Caregivers have often been with their charge for a long time. How do palliative care teams fit into this relationship? They need to take into account the knowledge, skills and experience of the caregivers…
If the palliative care team doesn’t do this, home care is doomed to failure. What you just listed is the basic requirement. When palliative care is provided in the hospital, this sharing of knowledge between caregivers and the hospital staff is often lacking.
So you train practitioners to be attentive to this knowledge?
It’s more than just being attentive. We consult with caregivers all the time. There is not a single prescription that I dispense without asking the caregiver’s permission. It’s like a restaurant with a menu (such and such a pill, such and such an injection, a bath like this or like that). We propose, we suggest, they choose.
What would you say to caregivers who fear that new people will upset their balance for end-of-life care?
With SIADs, it’s always the same doctor who comes in, except during night shifts. There is continuity. The pivot nurse is not available 7 days a week. So she shares her work with other nurses. It’s not as steady with the home support workers because of the lack of staff, which sees a lot of turnover. Services are often refused because it is not the same person who shows up.
Are there any resources designed for caregivers?
Depending on the illness, yes, there are specialized networks: Baluchon Alzheimer, the Canadian Cancer Society, etc. In the case of cancer, we work a lot with Nova Home Care, a group of nurses who visit patients in the terminal stages of life in Montréal. Nova nurses and attendants also train CLSC nurses and attendants, as well as caregivers.
What approach should caregivers take when the wishes of the person being cared for to die at home conflict with the abilities of the caregiver to support them?
During each visit, we ensure that the caregiver is not overextending themselves and that they are given the help they need. I say “caregiver,” but I should say “caregiver unit.” When I conduct a home visit, it’s not uncommon to have four caregivers present: the neighbour, the husband and two sons, for example. It’s great to see how the family, community and sometimes religious network get involved. We adjust our visiting hours so that everyone is there. We call it “family meetings.” In the rural areas, family support comes more naturally. In urban areas, it’s sometimes difficult. When I call the children of a sick father to organize a family meeting, they are so happy! They tell me, “It’s my dad who doesn’t want me to come see him, he tells me he can handle it on his own and that I shouldn’t worry!” The nurses and I have to challenge this way of thinking: that children don’t care for their parents.
What have you learned from the caregivers and how have they been involved in the development of Verdun CLSC’s Intensive Medical Home Care program?
Everything is based on the caregiver. A home is neither a hospital nor a CHSLD. The caregiver is the captain of the ship, and the pivot nurse helps them steer the ship. This duo “is” palliative care at home. I have 85 patients and everything is managed by phone. Throughout the week, the nurse navigator calls me and puts me through to the caregiver. She might say, for example, “I have a feeling that Roger is leaving us, I can see that.” At the end of life, proximity determines prognosis. The closer you are to the patient, the more you see the end of life coming. The caregiver knows what is going to happen long before the attendant does. The caregiver knows long before the nurse, and the nurse knows before the doctor! This is why, in hospitals, we often have the impression that people die “suddenly”: the chain is affected. The family member can no longer be as close, the attendants and nurses change, the doctor does not make a prognosis.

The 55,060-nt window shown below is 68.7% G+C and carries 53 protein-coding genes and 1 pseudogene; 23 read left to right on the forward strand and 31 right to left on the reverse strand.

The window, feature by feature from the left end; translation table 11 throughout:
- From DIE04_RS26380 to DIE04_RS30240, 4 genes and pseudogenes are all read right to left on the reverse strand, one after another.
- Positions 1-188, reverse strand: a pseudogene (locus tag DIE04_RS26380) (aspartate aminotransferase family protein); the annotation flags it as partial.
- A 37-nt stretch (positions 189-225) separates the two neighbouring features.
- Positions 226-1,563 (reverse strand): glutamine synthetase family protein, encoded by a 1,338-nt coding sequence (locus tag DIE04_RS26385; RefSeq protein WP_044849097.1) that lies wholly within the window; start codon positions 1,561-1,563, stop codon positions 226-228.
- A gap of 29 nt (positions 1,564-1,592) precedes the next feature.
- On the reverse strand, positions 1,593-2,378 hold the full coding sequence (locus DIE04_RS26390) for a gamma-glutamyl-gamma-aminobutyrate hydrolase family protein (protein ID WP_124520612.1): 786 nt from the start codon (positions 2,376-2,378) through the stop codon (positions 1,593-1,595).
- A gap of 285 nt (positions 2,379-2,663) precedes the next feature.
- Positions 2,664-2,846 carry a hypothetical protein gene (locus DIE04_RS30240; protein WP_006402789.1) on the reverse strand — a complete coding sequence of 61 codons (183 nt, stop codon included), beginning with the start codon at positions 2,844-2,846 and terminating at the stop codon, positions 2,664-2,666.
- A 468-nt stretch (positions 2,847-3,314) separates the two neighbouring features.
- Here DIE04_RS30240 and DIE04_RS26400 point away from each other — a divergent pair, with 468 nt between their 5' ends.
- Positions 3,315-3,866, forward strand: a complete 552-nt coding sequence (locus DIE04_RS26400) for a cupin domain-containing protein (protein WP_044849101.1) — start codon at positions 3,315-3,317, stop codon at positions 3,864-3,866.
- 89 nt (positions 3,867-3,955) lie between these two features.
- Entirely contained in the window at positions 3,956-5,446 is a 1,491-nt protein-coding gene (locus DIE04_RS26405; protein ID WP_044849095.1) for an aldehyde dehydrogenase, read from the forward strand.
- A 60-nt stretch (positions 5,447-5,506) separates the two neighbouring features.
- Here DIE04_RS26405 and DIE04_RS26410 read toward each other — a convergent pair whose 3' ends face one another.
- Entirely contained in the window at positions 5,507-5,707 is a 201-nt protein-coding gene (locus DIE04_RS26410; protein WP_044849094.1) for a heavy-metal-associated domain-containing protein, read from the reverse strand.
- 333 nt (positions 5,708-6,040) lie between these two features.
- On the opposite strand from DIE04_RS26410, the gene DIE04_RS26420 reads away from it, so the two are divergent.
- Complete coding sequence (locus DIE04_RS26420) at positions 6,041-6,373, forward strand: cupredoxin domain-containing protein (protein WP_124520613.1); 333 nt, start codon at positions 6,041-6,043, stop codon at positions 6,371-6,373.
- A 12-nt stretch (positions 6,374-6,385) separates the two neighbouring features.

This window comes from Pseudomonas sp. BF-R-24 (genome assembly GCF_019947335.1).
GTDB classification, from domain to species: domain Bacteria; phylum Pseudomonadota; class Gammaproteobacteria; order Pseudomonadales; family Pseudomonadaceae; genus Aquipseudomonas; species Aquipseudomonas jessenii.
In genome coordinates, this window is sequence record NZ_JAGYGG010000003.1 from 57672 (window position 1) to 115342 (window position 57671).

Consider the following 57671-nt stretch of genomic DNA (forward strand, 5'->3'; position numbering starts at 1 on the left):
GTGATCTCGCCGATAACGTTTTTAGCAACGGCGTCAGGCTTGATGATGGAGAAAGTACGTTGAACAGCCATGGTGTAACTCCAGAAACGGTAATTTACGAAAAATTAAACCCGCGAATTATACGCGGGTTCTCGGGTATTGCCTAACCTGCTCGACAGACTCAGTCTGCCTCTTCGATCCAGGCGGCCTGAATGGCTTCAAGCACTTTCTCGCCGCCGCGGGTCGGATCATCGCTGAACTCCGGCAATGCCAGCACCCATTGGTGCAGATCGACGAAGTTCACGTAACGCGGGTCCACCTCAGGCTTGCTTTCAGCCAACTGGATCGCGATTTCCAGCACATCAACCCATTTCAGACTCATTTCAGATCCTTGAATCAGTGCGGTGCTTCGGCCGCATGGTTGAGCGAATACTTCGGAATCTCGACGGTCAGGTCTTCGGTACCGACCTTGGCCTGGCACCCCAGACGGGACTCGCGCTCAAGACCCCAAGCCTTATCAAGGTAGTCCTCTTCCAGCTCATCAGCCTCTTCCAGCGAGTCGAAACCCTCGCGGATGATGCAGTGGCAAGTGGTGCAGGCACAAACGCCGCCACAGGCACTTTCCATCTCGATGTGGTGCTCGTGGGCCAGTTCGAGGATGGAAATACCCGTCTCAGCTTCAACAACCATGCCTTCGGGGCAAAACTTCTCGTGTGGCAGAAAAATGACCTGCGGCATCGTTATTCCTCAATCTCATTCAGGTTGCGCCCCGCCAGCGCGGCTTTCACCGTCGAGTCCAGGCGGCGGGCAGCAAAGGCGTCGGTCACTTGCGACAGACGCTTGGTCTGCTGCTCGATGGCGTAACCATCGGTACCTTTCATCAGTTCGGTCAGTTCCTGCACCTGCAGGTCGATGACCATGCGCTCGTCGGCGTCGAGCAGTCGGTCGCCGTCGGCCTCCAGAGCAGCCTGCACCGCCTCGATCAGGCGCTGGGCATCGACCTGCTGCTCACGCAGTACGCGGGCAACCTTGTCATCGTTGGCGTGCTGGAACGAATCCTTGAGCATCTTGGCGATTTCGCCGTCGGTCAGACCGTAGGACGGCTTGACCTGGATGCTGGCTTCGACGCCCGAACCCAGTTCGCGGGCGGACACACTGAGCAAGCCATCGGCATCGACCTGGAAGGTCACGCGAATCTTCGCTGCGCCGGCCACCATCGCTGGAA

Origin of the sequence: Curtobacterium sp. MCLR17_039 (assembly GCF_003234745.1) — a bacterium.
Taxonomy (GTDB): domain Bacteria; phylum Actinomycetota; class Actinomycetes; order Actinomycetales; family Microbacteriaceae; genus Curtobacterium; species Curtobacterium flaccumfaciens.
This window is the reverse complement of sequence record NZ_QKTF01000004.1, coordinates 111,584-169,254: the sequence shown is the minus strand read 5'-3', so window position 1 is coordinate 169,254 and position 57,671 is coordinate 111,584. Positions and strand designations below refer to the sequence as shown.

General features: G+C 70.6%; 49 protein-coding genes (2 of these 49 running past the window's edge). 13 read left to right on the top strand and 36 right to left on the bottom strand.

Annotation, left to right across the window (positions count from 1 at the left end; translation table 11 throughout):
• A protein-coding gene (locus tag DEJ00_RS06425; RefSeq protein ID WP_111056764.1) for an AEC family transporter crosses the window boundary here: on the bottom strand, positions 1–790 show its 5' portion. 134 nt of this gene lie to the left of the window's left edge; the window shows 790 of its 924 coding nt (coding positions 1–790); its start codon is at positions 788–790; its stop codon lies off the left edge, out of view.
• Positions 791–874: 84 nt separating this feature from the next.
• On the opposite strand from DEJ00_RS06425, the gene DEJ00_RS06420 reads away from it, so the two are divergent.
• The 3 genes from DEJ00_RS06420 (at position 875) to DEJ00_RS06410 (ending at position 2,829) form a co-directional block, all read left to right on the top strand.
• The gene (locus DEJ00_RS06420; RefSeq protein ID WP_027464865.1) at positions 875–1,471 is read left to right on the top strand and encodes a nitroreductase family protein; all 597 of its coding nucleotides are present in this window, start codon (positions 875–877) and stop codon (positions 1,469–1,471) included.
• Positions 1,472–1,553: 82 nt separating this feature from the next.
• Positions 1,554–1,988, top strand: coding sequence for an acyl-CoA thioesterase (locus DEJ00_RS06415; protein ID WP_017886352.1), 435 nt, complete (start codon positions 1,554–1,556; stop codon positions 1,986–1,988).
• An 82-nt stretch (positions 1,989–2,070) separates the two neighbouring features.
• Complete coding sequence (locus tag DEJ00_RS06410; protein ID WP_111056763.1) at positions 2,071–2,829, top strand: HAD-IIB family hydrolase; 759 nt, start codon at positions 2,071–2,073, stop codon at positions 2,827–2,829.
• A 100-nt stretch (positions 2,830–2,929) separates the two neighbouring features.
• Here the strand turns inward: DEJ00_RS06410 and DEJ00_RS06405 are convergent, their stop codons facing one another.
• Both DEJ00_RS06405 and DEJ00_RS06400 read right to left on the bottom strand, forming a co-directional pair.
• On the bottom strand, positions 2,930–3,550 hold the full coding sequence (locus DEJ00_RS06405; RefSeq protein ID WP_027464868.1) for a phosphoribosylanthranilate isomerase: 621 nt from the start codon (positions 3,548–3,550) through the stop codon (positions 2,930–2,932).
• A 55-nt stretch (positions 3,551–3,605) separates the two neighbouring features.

You are also a palliative care instructor. How do you teach future physicians about palliative care with a focus on the caregiver? Are students interested in this?
For the past 10 years, the Université de Montréal has been setting up teaching units in which palliative care is taught in CHSLDs and at home. Students do month-long internships in medical care, focussing on palliative care, alongside existing teams. In the homes, they spend time with the patient and the caregiver, a few minutes with the nurse. When I arrive afterwards, there is already a quality bond between the family and the resident in family medicine. It’s really quite amazing!
How did this interest in palliative care come about in the course of your career?
Forty years ago, when I first started practising, all the family physicians were doing home visits. Then I found myself alone at the CLSC, because they had all stopped doing it—partly because of the pay—to go work in hospitals. For 12 years, I was the only doctor at that CLSC. Afterwards, I was able to recruit young physicians from this generation who were very open to learning more about home-based medical care. We still have to deal with the obstacles imposed by the Department and my union, which maintain a hospital-centric vision. When palliative care began to develop in English Canada and in Europe, I read and learned more about what was being accomplished. I owe a lot of my knowledge to Dr. André Brizard, a pioneer of palliative care in Québec. He is the one who trained me.
Interview by Karine Cloutier, Communications Project Manager at L’Appui pour les proches aidants. Thank you to Geneviève Dechêne for her great generosity.